In relation to 2020 EU targets, Ireland's emissions covered by the 2013-2020 EU Effort Sharing Decision target are provisionally estimated to be 7% below 2005 levels in 2020 compared to the target of 20% below 2005 levels by 2020. Ireland is estimated to have cumulatively exceeded its compliance obligations by 12.02 Mt CO2 eq over the 2013-2020 period, and will need to use credits and/or purchase surplus annual emission allocation from other member states to achieve compliance.
In 2020 the sectors with the largest contribution of emissions are agriculture (37.1%), transport (17.9%) and energy industries (15.0%). Ireland exceeded the 2020 ESD target, despite the impact of COVID on the 2020 emissions which, due to national lockdowns, saw transport emissions decline but agriculture emissions largely unaffected.
These latest projections (June 2021) indicate that Ireland can meet its non-ETS EU targets over the period 2021 to 2030 assuming full implementation of the 2019 Climate Action Plan and the use of the flexibilities available. In terms of the 2030 targets, the ESR provides two new flexibilities (use of ETS allowances and credit from action undertaken in the land use, land use change and forestry (LULUCF) sector) to allow for a fair and cost-efficient achievement of the targets. Ireland can potentially avail of up to 26.8 Mt CO2 eq of credits under the latter flexibility, almost 10% of the total available under this flexibility across the EU. This is in recognition of the greater relative contribution of agriculture to Ireland’s emissions profile, and the challenges associated with emissions reductions from that sector. Our projections show that Ireland can meet its 2030 targets only with full implementation of the 2019 Climate Action Plan and the use of both flexibilities. Greenhouse gas emissions 2020 graph above shows Ireland's ESD emissions and targets.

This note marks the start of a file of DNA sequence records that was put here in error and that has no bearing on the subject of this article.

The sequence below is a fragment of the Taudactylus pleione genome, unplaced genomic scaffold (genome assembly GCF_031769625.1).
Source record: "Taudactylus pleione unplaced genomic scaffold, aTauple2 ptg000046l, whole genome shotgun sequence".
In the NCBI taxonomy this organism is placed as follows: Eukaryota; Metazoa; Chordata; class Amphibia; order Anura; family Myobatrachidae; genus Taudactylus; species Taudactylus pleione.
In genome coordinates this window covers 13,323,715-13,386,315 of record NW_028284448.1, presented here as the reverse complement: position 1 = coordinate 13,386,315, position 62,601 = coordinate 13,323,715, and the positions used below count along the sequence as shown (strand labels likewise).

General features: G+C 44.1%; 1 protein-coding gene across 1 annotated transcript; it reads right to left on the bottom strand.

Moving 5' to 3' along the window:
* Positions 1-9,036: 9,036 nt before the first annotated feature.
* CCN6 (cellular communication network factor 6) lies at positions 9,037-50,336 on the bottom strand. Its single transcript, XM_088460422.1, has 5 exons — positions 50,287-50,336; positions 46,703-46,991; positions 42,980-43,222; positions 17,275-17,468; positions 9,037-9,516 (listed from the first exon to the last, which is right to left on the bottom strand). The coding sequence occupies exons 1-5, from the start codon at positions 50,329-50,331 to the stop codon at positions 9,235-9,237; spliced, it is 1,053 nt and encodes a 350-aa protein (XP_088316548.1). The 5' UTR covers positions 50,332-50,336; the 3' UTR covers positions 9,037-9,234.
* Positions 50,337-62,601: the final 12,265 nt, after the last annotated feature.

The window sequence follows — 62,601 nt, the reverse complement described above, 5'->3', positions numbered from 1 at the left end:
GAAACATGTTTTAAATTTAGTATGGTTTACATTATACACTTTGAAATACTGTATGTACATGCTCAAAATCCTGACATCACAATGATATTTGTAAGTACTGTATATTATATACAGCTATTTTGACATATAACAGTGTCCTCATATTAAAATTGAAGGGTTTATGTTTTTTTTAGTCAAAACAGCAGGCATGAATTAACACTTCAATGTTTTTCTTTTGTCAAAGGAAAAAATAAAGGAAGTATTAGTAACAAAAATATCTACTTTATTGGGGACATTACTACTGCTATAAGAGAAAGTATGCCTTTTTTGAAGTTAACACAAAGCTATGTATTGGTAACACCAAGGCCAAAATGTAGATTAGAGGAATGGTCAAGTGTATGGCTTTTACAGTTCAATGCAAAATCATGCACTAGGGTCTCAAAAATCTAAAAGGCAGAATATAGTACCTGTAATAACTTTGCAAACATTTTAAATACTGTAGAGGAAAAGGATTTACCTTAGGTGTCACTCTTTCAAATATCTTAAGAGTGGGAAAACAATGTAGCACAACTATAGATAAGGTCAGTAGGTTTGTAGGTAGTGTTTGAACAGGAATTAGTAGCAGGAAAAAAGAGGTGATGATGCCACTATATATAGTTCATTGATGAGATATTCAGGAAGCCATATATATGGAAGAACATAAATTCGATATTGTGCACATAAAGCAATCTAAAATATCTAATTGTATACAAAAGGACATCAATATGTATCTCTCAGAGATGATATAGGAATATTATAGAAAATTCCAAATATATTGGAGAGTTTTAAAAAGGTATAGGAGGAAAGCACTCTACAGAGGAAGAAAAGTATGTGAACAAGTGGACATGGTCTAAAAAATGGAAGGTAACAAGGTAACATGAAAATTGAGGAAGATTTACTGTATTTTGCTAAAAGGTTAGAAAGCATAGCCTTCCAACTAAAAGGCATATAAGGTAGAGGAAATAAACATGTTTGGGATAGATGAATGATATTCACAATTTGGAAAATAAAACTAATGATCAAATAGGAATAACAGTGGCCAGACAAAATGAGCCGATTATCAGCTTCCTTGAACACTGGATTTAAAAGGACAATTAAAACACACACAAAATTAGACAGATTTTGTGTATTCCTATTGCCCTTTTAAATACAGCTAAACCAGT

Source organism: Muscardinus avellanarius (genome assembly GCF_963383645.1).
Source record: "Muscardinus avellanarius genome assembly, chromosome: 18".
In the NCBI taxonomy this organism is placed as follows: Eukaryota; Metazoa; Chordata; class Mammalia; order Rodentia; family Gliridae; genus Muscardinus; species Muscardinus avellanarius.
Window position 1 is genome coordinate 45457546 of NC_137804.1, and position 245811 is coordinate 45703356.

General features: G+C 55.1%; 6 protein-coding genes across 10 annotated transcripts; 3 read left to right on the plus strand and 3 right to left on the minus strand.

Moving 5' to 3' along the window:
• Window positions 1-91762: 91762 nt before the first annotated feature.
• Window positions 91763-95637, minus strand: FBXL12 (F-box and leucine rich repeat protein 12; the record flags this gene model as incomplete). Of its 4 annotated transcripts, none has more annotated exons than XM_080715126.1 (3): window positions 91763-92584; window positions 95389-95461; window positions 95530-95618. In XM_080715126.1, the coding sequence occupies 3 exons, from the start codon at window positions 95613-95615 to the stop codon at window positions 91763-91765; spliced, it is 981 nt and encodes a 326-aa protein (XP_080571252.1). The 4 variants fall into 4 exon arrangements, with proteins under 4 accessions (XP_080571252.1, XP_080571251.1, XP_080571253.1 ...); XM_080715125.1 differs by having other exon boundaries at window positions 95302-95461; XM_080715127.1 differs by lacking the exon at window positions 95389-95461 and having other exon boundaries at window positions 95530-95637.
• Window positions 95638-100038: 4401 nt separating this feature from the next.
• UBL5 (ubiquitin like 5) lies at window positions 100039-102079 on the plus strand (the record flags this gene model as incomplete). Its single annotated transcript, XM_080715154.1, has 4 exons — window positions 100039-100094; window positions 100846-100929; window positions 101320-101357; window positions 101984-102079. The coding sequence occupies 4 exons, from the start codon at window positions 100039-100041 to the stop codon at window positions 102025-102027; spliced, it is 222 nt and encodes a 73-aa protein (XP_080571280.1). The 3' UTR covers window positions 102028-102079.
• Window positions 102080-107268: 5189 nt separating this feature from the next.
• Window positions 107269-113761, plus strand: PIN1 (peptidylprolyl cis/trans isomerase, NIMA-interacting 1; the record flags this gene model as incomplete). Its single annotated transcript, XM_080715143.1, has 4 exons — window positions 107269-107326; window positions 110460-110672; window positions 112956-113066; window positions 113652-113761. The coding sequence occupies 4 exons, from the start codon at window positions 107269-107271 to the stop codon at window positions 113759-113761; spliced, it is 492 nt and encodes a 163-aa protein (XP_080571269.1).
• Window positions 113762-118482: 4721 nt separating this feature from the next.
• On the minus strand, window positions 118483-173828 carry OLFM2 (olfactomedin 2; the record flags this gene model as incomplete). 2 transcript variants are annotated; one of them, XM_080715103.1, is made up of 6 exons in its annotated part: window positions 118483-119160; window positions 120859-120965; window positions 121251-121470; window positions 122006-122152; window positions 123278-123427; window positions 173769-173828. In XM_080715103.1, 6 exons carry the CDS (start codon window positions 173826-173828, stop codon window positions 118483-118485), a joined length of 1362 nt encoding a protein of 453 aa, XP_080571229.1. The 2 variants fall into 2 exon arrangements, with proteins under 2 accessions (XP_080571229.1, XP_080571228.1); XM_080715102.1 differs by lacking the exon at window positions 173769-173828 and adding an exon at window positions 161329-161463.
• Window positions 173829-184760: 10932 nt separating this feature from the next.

The 2020 EU Effort Sharing target commits Ireland to reducing emissions from those sectors that are not covered by the Emissions Trading Scheme (agriculture, transport, residential, commercial, non-energy intensive industry and waste) to 20 per cent below 2005 levels by 2020. The final inventory reviews for the years up to 2019 were completed in April 2021 following the submission of official data in March 2021 to the European Commission. For the period 2013 to 2019 Ireland currently has a cumulative 5.29 Mt CO2eq shortfall of annual emission allowances (AEAs), despite emissions being substantially below the annual allowance in the years 2013-2015. Ireland’s annual limit for 2020 is 37.65 Mt CO2eq. Ireland’s provisional 2020 greenhouse gas ESD emissions are 44.38 Mt CO2eq, 6.73 Mt CO2eq more than the annual limit for 2020.
See further detail in the EPA report Ireland's Provisional Greenhouse Gas Emissions 1990-2020.
Further information about Ireland's greenhouse gas emissions is available on our website.
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